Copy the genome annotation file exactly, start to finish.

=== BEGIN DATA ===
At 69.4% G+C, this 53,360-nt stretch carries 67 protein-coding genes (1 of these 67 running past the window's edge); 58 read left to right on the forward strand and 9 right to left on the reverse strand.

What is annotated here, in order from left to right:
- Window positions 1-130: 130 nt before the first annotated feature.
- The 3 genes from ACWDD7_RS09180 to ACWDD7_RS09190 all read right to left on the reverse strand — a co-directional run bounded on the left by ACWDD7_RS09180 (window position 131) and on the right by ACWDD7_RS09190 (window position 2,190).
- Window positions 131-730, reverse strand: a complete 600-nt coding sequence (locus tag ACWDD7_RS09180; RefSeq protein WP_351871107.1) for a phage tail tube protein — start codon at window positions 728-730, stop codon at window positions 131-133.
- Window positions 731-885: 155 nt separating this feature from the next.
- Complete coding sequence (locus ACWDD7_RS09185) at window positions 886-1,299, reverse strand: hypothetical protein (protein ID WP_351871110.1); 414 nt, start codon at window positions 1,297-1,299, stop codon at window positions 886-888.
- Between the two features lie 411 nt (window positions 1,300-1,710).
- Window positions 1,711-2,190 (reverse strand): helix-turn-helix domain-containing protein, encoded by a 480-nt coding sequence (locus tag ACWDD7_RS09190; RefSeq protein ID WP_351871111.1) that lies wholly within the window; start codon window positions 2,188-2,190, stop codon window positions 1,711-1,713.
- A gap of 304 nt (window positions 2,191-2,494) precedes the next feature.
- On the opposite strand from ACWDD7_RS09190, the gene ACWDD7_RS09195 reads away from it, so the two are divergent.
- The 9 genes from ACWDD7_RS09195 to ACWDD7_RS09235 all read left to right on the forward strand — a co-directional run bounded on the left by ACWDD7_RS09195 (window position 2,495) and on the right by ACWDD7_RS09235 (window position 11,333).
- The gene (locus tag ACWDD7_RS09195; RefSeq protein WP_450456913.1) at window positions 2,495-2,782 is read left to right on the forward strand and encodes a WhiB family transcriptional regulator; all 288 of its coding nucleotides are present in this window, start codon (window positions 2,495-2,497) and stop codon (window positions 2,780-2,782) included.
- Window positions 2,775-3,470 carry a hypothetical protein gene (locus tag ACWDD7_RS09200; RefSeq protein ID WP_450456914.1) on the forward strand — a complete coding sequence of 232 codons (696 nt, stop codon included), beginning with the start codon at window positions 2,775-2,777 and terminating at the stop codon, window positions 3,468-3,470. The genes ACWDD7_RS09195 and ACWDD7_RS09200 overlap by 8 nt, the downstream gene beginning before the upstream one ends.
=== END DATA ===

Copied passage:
At 69.4% G+C, this 53,360-nt stretch carries 67 protein-coding genes (1 of these 67 running past the window's edge); 58 read left to right on the forward strand and 9 right to left on the reverse strand.

What is annotated here, in order from left to right:
- Window positions 1-130: 130 nt before the first annotated feature.
- The 3 genes from ACWDD7_RS09180 to ACWDD7_RS09190 all read right to left on the reverse strand — a co-directional run bounded on the left by ACWDD7_RS09180 (window position 131) and on the right by ACWDD7_RS09190 (window position 2,190).
- Window positions 131-730, reverse strand: a complete 600-nt coding sequence (locus tag ACWDD7_RS09180; RefSeq protein WP_351871107.1) for a phage tail tube protein — start codon at window positions 728-730, stop codon at window positions 131-133.
- Window positions 731-885: 155 nt separating this feature from the next.
- Complete coding sequence (locus ACWDD7_RS09185) at window positions 886-1,299, reverse strand: hypothetical protein (protein ID WP_351871110.1); 414 nt, start codon at window positions 1,297-1,299, stop codon at window positions 886-888.
- Between the two features lie 411 nt (window positions 1,300-1,710).
- Window positions 1,711-2,190 (reverse strand): helix-turn-helix domain-containing protein, encoded by a 480-nt coding sequence (locus tag ACWDD7_RS09190; RefSeq protein ID WP_351871111.1) that lies wholly within the window; start codon window positions 2,188-2,190, stop codon window positions 1,711-1,713.
- A gap of 304 nt (window positions 2,191-2,494) precedes the next feature.
- On the opposite strand from ACWDD7_RS09190, the gene ACWDD7_RS09195 reads away from it, so the two are divergent.
- The 9 genes from ACWDD7_RS09195 to ACWDD7_RS09235 all read left to right on the forward strand — a co-directional run bounded on the left by ACWDD7_RS09195 (window position 2,495) and on the right by ACWDD7_RS09235 (window position 11,333).
- The gene (locus tag ACWDD7_RS09195; RefSeq protein WP_450456913.1) at window positions 2,495-2,782 is read left to right on the forward strand and encodes a WhiB family transcriptional regulator; all 288 of its coding nucleotides are present in this window, start codon (window positions 2,495-2,497) and stop codon (window positions 2,780-2,782) included.
- Window positions 2,775-3,470 carry a hypothetical protein gene (locus tag ACWDD7_RS09200; RefSeq protein ID WP_450456914.1) on the forward strand — a complete coding sequence of 232 codons (696 nt, stop codon included), beginning with the start codon at window positions 2,775-2,777 and terminating at the stop codon, window positions 3,468-3,470. The genes ACWDD7_RS09195 and ACWDD7_RS09200 overlap by 8 nt, the downstream gene beginning before the upstream one ends.